A traditional discipleship did not mean that Shirahata would slavishly imitate his mentor’s style. While Okada and his peers worked primarily in black and white, Shirahata made his name in colour. Selling his first colour picture to the Yama to Keikoku magazine as early as 1961, he went on to compile colour albums of the Nepal Himalaya, the Karakorum, the Rockies and both the European and the Japanese Alps. All of these volumes were also published in foreign languages, winning Shirahata an international reputation – except for the Japan Alps collection, which – ironically – contains some of his best images.

From Himalaya, by Shirahata Shiro

Large-format avalanche, from Himalaya by Shirahata Shiro
The Japan Mountain Photography Group remained prominent well into the Heisei era. In the tenth year of the reign (1998), 14 members of the group published the collection “Mountain voice” (the English-language title is spelled out in katakana), to which Iwahashi Takashi was a major contributor. Yet mountain photography is far from a monoculture. Outside the group, Fujita Hirokichi is known for his large-format Himalayan pictures, and Ōmori Kyōichirō for his aerial surveys of the Japan Alps and the Himalaya.

Then there is Shirakawa Yoshikazu who started out with collections on the Alps and the Himalaya, diversified into travel photography and forests, and then documented “one hundred famous mountains of the world” (世界百名山) – a project that paid homage to a magazine series left unfinished by the original Hyakumeizan author at his death in 1971.*

Shirakawa’s global Hyakumeizan was published in 2007. By coincidence, this was the year that Nikon introduced its “second generation” digital cameras. For many mountain photographers, even serious ones, the days of film were numbered. But this is another story. Like Zhou Enlai’s famous comment on the French Revolution, it may even now be too early to say what effect the digital takeover will have on Japan’s mountain photographers. Only one thing is certain: theirs will continue to be one of the most happening mountain photography scenes on the planet.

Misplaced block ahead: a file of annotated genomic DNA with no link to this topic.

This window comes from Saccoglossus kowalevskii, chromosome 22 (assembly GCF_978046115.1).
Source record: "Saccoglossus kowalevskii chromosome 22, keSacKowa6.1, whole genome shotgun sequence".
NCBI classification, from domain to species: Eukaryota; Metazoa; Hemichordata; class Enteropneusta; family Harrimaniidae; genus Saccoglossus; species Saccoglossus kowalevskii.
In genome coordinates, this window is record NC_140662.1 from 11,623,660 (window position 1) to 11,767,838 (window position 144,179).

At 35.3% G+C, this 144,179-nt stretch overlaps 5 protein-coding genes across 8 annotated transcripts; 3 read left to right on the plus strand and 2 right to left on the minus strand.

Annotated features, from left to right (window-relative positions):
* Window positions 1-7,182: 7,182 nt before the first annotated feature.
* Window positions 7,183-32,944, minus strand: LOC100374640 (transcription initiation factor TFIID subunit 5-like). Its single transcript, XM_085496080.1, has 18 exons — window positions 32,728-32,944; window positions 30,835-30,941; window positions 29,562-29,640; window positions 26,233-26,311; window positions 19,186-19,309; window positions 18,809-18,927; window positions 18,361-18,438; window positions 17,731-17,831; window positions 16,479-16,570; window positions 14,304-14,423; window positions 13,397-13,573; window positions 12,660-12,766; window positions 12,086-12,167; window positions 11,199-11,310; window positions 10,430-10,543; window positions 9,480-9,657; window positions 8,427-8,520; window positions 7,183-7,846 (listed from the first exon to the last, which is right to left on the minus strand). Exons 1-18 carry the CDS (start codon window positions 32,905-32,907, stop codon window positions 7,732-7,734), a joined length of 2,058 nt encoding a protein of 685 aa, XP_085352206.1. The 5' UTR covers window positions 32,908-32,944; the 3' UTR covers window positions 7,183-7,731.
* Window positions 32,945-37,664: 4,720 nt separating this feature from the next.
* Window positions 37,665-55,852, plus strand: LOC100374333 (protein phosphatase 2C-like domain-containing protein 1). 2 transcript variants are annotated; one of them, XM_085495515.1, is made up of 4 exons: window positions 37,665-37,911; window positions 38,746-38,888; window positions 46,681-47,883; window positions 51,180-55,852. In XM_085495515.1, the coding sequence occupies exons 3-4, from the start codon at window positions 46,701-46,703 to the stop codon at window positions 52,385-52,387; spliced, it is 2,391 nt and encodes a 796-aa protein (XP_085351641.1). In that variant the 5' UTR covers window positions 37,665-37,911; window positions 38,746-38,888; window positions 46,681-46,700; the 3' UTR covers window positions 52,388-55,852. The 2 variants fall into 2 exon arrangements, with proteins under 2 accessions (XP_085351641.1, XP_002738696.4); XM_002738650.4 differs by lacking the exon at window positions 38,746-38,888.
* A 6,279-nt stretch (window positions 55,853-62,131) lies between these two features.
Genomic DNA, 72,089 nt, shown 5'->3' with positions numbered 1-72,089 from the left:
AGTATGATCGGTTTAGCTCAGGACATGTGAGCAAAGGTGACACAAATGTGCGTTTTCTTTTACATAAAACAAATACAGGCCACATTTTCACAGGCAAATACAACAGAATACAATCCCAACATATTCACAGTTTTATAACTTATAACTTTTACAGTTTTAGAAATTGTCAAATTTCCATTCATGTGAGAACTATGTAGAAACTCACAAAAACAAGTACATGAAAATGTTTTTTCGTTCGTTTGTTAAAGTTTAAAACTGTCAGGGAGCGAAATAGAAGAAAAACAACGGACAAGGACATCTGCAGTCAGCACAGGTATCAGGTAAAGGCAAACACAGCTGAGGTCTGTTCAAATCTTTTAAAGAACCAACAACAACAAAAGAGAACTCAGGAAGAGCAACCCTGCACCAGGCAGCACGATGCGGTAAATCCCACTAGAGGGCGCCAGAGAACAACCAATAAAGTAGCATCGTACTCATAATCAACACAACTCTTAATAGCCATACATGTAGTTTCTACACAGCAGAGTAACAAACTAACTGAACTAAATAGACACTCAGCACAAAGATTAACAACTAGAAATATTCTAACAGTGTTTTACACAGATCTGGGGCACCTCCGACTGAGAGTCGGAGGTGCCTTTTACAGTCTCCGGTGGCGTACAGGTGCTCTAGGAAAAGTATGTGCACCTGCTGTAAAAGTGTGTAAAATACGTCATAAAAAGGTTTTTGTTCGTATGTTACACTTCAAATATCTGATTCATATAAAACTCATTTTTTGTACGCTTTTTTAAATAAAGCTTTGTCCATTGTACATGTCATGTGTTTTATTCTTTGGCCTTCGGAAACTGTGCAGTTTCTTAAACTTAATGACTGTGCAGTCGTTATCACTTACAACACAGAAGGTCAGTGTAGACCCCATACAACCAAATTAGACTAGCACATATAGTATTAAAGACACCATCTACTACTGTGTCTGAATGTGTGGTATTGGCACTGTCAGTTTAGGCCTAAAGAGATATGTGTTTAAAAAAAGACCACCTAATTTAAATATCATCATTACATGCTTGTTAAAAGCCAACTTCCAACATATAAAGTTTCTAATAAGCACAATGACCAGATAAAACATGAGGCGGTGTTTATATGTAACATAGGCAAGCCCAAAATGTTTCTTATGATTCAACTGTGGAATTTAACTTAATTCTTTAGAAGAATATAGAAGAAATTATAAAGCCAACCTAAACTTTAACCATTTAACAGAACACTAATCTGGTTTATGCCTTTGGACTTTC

Joe Bensen, Souvenirs from High Places: a visual record of mountaineering, Mitchell Beazley, 1998

Sugimoto Makoto, "Yama to shashin" in Ohmori Hisao (ed), Hito wa naze yama ni noboru no ka, Autumn 1998

Tateyama Museum of Toyama, Yama wo toru: yama e katamuketa hitotachi, exhibition publication, 1998

*Although, unlike Fukada Kyūya, who consulted only his own taste in selecting his candidate mountains, Shirakawa delegated the task to an international committee of mountain illuminati, including Chris Bonington, Kurt Diemberger, Wang Fuzhou, Maurice Herzog, Edmund Hillary, Harish Kapadia, Edouard Myslovski, AI Read, Nazir Sabir and Pertemba Sherpa. See Wikipedia for the complete list of Shirakawa’s 100 mountains of the world.

1 comment:

Tony said...

Great stuff, Martin! I've been very lucky to have met Shirahata-san on a couple of occasions, and he wrote a nice dedication in the front of one of his photo books for me. I'll email some pics of that meeting separately, in case you're interested in seeing the great man in his element at one of his own exhibitions. Tony